Fantasy players' dose of reality: Lawsuit against Astros, Red Sox and MLB dismissed




 

A New York judge Friday essentially issued a three-word, time-honored ruling to fantasy sports bettors: "You're outta here!"

The bettors had sued the Houston Astros, the Boston Red Sox and Major League Baseball, arguing they were duped in what U.S. District Court Judge Jed Rakoff called "the by-now infamous sign-stealing scandal."

Rakoff dismissed the suit, ruling that the argument was so flawed the bettors should not be allowed another chance to make a better argument.

The bettors essentially claimed they would not have made daily fantasy bets - in what the league promoted as a "game of skill" - had they known the Astros and Red Sox were cheating.

An MLB investigation found the Astros had illegally deployed technology - and trash cans - in a sign-stealing scheme in 2017 and 2018 and noted that the Red Sox had been sanctioned for improperly using an Apple watch in 2017. Commissioner Rob Manfred has said his investigation into whether the Red Sox cheated beyond then is "done" but has not yet issued a report.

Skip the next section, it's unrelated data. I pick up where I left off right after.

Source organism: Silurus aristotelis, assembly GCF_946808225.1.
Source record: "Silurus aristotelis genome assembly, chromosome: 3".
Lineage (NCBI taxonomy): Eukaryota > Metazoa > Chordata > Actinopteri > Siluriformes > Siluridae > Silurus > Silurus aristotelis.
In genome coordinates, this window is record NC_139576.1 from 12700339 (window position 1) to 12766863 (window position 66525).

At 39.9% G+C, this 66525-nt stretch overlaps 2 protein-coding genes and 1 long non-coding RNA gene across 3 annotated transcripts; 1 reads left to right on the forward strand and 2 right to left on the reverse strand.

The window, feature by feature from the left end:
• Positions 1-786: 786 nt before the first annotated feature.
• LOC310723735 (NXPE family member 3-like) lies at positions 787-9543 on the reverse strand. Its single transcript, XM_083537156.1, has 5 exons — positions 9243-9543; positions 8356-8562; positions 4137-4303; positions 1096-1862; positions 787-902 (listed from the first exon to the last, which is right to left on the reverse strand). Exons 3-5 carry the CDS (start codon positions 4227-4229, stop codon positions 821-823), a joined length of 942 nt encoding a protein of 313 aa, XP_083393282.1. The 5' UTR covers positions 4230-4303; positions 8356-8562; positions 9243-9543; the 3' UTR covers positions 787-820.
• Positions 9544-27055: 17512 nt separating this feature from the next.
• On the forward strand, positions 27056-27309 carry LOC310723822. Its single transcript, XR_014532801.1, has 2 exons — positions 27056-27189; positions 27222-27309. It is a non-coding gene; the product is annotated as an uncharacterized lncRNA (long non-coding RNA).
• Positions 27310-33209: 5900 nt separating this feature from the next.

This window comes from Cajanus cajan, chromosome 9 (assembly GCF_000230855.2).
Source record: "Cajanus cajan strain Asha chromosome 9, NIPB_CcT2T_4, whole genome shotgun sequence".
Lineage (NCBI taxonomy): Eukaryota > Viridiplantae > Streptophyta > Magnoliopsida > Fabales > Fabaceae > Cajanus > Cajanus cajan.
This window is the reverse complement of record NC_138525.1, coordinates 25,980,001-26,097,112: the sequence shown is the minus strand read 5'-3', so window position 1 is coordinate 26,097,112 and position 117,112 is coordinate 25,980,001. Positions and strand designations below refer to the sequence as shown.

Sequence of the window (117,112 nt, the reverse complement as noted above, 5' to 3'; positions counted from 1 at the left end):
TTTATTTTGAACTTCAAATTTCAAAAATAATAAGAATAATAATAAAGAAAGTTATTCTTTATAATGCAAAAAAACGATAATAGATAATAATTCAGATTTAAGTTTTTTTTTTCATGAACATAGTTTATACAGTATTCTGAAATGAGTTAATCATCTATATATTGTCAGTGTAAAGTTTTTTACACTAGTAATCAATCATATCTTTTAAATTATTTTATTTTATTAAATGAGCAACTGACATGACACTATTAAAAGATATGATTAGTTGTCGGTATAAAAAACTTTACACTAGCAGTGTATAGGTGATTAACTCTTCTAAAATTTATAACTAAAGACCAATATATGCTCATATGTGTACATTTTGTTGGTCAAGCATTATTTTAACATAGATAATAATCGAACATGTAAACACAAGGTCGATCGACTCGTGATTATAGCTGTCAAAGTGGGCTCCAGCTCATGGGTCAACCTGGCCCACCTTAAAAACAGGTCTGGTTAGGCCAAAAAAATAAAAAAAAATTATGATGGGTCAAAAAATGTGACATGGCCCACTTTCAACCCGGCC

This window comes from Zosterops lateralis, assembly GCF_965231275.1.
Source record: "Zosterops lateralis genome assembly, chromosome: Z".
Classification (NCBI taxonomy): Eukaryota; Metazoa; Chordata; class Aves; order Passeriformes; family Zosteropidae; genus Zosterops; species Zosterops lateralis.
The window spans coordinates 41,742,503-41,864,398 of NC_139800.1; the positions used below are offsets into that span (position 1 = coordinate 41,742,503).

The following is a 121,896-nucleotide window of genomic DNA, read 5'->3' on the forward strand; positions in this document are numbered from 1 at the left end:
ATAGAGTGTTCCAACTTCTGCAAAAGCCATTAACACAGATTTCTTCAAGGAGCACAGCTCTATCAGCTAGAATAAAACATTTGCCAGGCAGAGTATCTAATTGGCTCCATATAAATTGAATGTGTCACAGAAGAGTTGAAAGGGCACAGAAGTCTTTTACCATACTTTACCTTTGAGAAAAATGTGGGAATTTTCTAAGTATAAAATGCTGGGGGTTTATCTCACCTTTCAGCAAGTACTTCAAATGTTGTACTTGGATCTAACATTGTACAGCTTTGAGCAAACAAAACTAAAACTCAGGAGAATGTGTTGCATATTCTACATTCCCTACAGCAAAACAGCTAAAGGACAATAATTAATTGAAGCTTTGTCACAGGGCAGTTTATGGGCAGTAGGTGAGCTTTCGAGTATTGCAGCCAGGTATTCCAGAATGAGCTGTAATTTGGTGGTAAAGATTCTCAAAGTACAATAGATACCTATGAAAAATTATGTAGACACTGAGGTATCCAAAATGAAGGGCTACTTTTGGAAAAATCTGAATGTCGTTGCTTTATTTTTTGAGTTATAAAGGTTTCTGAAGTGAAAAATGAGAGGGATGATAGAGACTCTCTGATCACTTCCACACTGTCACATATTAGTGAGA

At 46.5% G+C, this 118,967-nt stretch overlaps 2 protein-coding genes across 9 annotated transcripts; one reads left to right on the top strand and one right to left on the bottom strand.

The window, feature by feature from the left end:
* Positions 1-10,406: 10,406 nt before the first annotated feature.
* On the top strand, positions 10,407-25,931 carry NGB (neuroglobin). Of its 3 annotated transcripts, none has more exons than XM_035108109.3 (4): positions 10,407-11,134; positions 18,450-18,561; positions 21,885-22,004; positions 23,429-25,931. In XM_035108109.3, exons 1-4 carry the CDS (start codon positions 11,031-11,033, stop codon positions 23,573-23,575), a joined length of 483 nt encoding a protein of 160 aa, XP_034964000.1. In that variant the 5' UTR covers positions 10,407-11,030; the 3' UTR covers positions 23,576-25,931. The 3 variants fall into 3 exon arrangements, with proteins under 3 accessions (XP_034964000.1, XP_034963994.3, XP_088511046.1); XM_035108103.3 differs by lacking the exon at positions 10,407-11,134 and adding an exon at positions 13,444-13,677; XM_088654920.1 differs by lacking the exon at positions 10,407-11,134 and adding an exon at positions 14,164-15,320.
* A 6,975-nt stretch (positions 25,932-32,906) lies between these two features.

Rakoff essentially ruled the bettors had done business with DraftKings, not with MLB or individual teams, and that the link was too weak between the bettors and the league and its teams.

"The connection between the alleged harm plaintiffs suffered and defendants' conduct is simply too attenuated to support any of plaintiffs' claims for relief," Rakoff wrote. "While the verbose, rhetorical and largely conclusory complaint does manage to plausibly allege a few misrepresentations by defendants, these statements, which are unrelated to fantasy baseball, do not plausibly support plaintiffs' claims."

The Astros still face at least two other lawsuits related to their cheating: one filed by pitcher Mike Bolsinger, the other by their own fans.

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